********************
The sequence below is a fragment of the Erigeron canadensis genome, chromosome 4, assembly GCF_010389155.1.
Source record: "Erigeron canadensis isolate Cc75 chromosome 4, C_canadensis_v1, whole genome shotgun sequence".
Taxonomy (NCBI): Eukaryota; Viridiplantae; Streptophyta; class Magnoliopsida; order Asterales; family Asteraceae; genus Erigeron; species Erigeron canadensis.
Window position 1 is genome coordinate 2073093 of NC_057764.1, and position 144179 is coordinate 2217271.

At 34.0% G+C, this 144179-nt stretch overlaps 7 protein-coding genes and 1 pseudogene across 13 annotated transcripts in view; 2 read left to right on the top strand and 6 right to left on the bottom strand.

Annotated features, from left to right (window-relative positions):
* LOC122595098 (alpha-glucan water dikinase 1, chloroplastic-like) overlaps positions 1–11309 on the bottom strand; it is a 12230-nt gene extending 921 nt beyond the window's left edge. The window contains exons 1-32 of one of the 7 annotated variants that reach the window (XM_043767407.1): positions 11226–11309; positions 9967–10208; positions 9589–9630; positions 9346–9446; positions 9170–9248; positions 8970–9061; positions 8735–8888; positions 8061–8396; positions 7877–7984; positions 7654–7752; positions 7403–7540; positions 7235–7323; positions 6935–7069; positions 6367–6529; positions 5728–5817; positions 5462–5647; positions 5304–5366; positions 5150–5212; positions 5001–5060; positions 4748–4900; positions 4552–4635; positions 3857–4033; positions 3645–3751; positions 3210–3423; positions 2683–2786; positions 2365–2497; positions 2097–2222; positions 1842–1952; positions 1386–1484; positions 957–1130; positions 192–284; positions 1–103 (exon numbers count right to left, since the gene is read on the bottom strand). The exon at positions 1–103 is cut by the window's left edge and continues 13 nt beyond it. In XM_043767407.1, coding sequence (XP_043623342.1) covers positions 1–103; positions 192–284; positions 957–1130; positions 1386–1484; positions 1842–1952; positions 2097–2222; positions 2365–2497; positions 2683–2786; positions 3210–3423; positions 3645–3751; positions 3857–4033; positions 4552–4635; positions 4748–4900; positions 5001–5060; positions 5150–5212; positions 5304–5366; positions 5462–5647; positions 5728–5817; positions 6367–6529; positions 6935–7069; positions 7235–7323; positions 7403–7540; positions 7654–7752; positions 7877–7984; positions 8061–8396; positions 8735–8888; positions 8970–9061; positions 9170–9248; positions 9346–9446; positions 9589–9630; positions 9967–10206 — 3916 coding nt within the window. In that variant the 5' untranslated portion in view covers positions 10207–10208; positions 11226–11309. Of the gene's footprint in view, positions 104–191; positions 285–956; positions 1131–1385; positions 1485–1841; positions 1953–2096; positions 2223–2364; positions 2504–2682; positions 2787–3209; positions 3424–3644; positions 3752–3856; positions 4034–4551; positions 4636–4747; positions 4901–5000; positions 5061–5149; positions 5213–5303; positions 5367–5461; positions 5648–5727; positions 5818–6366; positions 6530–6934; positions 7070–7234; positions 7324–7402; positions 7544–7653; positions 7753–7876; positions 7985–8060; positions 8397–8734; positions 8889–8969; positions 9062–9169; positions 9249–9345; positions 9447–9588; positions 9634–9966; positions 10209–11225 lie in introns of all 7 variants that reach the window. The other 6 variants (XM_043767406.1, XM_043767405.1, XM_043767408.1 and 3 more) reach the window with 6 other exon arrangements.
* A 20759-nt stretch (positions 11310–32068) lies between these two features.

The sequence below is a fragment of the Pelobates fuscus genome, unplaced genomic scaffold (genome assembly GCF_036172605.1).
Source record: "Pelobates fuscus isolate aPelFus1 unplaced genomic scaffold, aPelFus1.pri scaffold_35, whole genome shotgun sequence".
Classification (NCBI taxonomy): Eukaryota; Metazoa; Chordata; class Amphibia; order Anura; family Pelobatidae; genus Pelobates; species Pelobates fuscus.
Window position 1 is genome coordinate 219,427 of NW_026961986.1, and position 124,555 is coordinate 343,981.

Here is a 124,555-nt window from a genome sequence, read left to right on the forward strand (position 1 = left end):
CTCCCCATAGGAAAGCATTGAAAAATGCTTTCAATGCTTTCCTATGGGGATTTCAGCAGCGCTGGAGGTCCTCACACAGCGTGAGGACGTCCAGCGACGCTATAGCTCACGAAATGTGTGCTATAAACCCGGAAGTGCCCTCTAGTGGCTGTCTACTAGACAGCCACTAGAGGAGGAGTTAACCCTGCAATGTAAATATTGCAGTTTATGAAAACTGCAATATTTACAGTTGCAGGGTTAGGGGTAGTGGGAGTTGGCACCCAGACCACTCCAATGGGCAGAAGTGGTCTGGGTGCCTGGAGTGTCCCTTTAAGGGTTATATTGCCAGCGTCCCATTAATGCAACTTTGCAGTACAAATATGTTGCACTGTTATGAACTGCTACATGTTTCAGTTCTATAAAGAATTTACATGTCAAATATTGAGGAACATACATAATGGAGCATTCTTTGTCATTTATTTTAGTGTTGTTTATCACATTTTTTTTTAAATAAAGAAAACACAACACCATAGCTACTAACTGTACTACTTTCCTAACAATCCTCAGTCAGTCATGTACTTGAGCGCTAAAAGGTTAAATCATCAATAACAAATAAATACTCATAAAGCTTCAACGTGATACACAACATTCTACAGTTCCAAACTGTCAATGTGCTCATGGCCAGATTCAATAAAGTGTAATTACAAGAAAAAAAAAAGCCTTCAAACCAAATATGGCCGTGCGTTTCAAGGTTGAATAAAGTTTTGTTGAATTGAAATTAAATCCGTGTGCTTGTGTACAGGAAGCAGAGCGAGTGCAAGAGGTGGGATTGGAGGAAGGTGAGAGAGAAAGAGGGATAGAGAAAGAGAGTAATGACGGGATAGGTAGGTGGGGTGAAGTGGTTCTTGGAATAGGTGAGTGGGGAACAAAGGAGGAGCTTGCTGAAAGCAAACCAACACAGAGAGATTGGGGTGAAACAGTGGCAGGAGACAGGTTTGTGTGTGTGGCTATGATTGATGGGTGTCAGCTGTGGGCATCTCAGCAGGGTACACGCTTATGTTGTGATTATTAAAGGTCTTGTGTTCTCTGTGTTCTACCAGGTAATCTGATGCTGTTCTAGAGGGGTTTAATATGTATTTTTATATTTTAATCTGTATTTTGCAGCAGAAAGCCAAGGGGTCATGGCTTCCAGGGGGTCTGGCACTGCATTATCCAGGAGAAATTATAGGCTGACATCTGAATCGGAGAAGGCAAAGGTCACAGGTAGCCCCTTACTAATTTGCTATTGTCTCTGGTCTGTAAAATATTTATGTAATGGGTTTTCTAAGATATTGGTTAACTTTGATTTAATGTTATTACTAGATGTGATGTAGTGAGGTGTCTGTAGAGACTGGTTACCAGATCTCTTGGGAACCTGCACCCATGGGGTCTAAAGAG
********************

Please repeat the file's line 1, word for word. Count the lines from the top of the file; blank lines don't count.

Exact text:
The sequence below is a fragment of the Erigeron canadensis genome, chromosome 4, assembly GCF_010389155.1.